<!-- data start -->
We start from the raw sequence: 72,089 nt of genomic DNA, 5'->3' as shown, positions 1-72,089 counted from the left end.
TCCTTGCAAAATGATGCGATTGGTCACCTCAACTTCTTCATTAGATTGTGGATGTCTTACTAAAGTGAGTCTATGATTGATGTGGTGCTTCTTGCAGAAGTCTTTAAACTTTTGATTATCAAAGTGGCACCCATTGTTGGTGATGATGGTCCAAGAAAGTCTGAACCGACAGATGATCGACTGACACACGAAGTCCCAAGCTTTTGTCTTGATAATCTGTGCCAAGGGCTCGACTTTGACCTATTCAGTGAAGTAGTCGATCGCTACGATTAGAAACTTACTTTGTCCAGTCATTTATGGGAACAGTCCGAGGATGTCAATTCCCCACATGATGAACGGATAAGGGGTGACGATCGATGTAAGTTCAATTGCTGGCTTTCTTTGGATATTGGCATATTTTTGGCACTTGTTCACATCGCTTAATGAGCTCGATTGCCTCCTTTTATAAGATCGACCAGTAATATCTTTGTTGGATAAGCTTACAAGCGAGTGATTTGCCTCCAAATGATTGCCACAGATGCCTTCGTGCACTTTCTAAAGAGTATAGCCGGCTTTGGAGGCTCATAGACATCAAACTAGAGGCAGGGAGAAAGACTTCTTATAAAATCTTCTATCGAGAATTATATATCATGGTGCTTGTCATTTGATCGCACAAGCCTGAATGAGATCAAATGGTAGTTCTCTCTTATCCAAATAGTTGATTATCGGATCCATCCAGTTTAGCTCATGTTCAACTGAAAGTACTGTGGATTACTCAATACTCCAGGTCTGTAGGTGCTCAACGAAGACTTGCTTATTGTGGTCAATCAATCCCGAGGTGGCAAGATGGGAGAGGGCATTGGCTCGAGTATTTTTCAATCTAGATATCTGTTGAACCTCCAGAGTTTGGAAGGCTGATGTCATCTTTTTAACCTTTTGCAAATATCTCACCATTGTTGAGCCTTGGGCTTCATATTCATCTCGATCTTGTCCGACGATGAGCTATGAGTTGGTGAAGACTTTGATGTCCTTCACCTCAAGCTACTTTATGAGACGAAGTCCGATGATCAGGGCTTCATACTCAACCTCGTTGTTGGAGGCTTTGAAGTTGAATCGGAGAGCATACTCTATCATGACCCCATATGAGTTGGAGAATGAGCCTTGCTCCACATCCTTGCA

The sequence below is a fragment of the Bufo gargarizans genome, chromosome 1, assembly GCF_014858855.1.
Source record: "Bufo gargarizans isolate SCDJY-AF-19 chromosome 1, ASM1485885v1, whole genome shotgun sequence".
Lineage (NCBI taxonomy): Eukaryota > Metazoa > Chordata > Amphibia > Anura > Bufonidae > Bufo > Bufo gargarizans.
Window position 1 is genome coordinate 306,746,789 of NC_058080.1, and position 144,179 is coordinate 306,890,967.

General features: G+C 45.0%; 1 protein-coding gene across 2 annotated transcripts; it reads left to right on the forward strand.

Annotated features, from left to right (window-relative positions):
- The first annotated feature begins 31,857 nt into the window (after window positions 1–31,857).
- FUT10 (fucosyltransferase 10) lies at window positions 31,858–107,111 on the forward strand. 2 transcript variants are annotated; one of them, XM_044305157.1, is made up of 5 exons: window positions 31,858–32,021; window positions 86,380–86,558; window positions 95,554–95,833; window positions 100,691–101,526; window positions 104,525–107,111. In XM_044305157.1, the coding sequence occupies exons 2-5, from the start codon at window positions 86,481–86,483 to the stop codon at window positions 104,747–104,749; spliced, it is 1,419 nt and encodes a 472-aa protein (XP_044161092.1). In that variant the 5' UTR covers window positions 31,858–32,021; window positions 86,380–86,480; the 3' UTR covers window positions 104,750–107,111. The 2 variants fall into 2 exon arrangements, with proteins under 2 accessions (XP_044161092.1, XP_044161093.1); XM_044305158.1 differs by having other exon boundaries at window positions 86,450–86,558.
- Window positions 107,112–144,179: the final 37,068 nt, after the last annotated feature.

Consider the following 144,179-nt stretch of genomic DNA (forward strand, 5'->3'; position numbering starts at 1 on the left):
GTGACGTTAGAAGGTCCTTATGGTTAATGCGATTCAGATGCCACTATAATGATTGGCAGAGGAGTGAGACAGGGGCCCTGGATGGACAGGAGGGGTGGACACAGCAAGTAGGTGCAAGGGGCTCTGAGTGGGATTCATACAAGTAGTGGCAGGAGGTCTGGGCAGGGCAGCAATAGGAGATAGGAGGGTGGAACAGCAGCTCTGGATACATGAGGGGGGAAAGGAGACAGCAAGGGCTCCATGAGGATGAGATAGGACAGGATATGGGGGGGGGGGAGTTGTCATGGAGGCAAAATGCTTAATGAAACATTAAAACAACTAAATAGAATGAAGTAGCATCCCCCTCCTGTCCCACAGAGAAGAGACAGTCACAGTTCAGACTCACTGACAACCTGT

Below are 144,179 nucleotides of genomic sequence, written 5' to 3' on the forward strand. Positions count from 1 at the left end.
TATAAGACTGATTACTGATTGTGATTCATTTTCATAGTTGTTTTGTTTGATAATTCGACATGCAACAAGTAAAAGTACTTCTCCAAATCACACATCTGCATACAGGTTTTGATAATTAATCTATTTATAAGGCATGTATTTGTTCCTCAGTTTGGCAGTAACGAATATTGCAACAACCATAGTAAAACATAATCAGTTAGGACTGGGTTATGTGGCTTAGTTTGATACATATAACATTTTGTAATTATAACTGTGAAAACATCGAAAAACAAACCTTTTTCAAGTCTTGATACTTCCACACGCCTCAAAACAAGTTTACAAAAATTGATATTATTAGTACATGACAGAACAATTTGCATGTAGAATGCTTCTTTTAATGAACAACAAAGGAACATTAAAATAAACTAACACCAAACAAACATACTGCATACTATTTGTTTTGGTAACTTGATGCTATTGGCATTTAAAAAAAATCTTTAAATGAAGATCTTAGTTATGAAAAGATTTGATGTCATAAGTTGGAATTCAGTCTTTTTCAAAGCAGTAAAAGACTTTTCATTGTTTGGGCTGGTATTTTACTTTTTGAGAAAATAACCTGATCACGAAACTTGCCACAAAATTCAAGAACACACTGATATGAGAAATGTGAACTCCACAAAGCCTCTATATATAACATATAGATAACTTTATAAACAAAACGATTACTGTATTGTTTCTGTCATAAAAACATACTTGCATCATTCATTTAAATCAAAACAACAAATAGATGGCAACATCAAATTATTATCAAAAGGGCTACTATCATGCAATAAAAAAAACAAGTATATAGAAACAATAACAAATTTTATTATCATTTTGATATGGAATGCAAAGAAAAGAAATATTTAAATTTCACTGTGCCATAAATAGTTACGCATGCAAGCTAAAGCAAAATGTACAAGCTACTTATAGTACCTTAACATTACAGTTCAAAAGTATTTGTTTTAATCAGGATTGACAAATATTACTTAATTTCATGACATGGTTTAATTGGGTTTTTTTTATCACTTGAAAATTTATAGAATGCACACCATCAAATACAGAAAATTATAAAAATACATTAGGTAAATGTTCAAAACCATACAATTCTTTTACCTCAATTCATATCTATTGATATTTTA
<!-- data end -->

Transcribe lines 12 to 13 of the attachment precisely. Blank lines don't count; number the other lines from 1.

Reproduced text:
Consider the following 144,179-nt stretch of genomic DNA (forward strand, 5'->3'; position numbering starts at 1 on the left):
GTGACGTTAGAAGGTCCTTATGGTTAATGCGATTCAGATGCCACTATAATGATTGGCAGAGGAGTGAGACAGGGGCCCTGGATGGACAGGAGGGGTGGACACAGCAAGTAGGTGCAAGGGGCTCTGAGTGGGATTCATACAAGTAGTGGCAGGAGGTCTGGGCAGGGCAGCAATAGGAGATAGGAGGGTGGAACAGCAGCTCTGGATACATGAGGGGGGAAAGGAGACAGCAAGGGCTCCATGAGGATGAGATAGGACAGGATATGGGGGGGGGGGAGTTGTCATGGAGGCAAAATGCTTAATGAAACATTAAAACAACTAAATAGAATGAAGTAGCATCCCCCTCCTGTCCCACAGAGAAGAGACAGTCACAGTTCAGACTCACTGACAACCTGT